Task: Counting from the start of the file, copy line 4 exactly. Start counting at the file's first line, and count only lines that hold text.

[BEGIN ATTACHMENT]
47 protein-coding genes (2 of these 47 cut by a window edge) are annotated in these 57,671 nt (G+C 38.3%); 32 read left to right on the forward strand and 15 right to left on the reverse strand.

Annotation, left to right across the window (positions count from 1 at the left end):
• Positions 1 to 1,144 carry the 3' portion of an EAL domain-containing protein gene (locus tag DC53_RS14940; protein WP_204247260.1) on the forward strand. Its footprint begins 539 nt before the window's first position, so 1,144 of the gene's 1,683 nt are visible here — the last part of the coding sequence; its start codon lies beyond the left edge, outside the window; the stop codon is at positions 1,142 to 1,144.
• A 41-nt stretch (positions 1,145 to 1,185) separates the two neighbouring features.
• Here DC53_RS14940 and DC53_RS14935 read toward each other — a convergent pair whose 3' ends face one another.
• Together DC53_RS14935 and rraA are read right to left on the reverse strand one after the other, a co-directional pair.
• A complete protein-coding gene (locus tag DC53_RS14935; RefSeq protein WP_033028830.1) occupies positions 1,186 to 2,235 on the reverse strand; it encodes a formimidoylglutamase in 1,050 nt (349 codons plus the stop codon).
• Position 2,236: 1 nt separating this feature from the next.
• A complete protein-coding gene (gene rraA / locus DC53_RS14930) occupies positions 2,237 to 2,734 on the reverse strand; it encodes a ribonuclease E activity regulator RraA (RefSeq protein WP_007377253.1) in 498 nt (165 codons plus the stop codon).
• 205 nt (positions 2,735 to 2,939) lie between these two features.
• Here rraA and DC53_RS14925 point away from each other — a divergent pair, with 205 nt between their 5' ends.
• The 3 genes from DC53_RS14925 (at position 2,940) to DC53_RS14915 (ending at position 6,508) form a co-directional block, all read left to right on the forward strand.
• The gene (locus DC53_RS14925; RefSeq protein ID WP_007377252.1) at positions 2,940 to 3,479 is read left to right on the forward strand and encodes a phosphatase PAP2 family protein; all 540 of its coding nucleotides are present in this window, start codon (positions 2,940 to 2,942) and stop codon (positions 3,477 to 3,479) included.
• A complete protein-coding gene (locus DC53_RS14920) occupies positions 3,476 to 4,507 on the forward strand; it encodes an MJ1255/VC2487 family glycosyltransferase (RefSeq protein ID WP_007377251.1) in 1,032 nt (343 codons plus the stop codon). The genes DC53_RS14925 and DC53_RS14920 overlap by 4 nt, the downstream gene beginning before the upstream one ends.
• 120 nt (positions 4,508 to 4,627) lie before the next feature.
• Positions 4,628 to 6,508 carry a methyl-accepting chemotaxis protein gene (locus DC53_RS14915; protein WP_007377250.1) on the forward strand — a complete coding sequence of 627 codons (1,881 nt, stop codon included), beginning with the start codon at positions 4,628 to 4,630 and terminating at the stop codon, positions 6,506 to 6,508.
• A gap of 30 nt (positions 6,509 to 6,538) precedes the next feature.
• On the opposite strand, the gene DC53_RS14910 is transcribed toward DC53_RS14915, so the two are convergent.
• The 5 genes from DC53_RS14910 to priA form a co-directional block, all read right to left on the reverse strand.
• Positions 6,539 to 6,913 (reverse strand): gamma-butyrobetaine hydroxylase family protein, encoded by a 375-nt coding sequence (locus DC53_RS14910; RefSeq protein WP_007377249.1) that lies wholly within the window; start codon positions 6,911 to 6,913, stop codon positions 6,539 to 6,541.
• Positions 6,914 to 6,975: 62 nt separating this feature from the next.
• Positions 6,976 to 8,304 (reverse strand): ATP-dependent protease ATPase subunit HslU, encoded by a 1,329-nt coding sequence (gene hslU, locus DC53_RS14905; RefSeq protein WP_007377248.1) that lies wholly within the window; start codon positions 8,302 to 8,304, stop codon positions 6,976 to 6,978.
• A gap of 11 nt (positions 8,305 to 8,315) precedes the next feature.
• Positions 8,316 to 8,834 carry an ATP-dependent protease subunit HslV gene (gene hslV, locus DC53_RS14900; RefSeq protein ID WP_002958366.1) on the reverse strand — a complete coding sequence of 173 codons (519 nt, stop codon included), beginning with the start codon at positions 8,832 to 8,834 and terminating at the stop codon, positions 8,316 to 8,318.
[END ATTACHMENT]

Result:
• A 41-nt stretch (positions 1,145 to 1,185) separates the two neighbouring features.